Country: Germany
Currency: Euro (EUR)
Peak Season: January-August
Shoulder Season: September-November
Median Temperature: 9.10 C / 48.38 F
Main Languages: German, French, English
Primary Modes of Transportation: Overground (S-bahn) & underground (U-bahn) trains, bus, tourist-bus, t
Recommended Duration of Stay: 4 days
Recommended Pocket Money: $300.00/day
Tourist Passes: WelcomeCard, Museum Pass
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Berlin is dubbed as the coolest city in Europe, and rightfully so – Berlin holds many great tourist hotspots, polite and quick-witted locals, a rich political history, intense nightlife, plenty of commercial establishments, and so many more cultural wonders you can feast your eyes on once you’re there. Additionally, WW2 has a profound effect on present-day Berlin. For one to truly appreciate the city, a good, religious read of its political history is very advisable.

As a first time visitor, you’ll gasp at how beautiful the city is and how evenly organized, and populated each district is. Berlin has so much to offer the insightful tourist. It has over 170 museums, countless discos and trance clubs, trendy fashion outlets, and get this: half the city is engulfed in greeneries (parks, ponds, etc.), meaning relaxation is just a few blocks away.

Berliners, especially those who’ve were born during the Cold War, are known introverts and intellectuals. The younger population, however, is more upbeat and knowledgeable of international trends in technology, fashion and new media. Going to Berlin means feeding your cultural appetite, but an even greater feat is getting the locals to like you which, believe us, is easier said than done. Witness the real face of Germany—and not the caricature you see in the media—once you visit Berlin.

Packing List

  • Fashionable, but not too kitsch apparel (but take into consideration the season); Berlin is a hotbed for couture, so make an impression
  • Rain gear and added layers once Septembers sets in; drizzles are frequent and it never gets too chilly during winter
  • Personal toiletries, not-too-daring swimwear (if hitting the beach), sunscreen and skin moisturizer
  • Walking shoes and (new) socks for added comfort, since the city requires a lot of walking on hot pavement
  • Camera, laptop (wifi hotspots are ubiquitous), credit/debit cards, and a book to keep you occupied in the train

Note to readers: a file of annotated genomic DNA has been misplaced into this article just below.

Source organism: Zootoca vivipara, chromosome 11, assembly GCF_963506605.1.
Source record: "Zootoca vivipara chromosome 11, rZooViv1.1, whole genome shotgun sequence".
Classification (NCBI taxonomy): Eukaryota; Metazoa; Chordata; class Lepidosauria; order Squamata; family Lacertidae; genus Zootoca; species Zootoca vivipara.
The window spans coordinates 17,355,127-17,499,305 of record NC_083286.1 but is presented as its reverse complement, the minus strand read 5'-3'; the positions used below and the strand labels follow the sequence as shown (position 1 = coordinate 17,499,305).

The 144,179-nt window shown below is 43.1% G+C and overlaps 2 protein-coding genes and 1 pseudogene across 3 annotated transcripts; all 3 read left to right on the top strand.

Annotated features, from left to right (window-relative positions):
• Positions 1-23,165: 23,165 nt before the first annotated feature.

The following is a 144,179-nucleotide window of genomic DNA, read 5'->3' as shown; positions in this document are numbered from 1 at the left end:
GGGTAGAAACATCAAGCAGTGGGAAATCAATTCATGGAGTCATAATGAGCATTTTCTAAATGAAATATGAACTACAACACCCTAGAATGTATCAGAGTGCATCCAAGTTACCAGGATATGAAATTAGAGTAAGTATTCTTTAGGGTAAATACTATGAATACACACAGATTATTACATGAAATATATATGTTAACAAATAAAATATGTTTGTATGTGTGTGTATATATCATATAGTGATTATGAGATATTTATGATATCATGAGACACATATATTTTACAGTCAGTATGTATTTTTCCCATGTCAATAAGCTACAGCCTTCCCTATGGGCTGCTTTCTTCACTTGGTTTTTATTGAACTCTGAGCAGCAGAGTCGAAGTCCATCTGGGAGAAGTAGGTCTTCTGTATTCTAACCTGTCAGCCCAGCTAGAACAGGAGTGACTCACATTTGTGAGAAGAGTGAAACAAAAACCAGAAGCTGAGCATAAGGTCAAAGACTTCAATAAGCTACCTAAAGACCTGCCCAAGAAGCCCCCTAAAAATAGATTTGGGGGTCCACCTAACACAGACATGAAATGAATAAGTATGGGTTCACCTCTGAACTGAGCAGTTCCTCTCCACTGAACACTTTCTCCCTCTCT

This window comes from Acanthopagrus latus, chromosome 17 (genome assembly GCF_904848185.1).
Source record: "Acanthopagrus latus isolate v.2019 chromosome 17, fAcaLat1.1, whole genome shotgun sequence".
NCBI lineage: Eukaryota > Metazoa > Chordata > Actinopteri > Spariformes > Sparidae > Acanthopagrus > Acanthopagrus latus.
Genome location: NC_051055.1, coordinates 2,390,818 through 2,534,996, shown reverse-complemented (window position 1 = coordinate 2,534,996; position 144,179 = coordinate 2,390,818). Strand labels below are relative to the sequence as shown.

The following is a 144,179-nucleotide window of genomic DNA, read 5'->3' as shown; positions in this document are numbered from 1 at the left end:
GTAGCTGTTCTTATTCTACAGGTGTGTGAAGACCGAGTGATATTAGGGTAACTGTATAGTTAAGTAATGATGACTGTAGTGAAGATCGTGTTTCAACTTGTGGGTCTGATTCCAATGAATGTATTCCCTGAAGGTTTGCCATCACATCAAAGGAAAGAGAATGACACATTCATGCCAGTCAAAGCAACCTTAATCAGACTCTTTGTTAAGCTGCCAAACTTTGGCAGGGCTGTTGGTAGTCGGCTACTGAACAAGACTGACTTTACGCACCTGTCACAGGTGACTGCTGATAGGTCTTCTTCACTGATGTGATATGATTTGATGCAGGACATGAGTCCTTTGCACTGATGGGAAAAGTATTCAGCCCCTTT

Things to Do

  • Visiting Reichstag, currently the seat of the parliament and one of Berlin’s more distinct buildings due to its massive glass dome, which offers glare-proof, panoramic views of the city
  • Entering the city’s largest church that offers daily church services—Berlin Cathedral—which is yet another beautifully sculpted renaissance masterpiece similar to Reichstag
  • Visiting the district of Dahlem, not only for its flurry of museums, but also securing a trip into its prestigious universities attended by the most intelligent minds in the country
  • Visiting the district of Dahlem, not only for its flurry of museums, but also securing a trip into its prestigious universities attended by the most intelligent minds in the country
  • Enjoying the strong wheat beer inside any of its many pubs; along with Munich, Berlin is a leader producer of the brew and has a dense local consumer base as well


  • Forget that Germans take football very seriously; and if you don’t want to get in a mess, don’t root for the other team or disrupt the viewing angle
  • Attempt to chisel a chunk or even nab a pebble of the Berlin Wall; also, 80% of “authentic” wall pieces sold nearby are as fake as the ones listed on eBay
  • Take the authority, ordinances, or even pedestrian laws for granted; while the locals may get away with their antics, German authorities are on the lookout for attempting tourists
  • Hang out too long inside pubs and bars to avoid any inebriated ruffians; getting acquainted with the mostly introvert locals may prove taxing, so don’t force them to like you
  • Board public transport without securing a valid ticket, else pay a hefty fine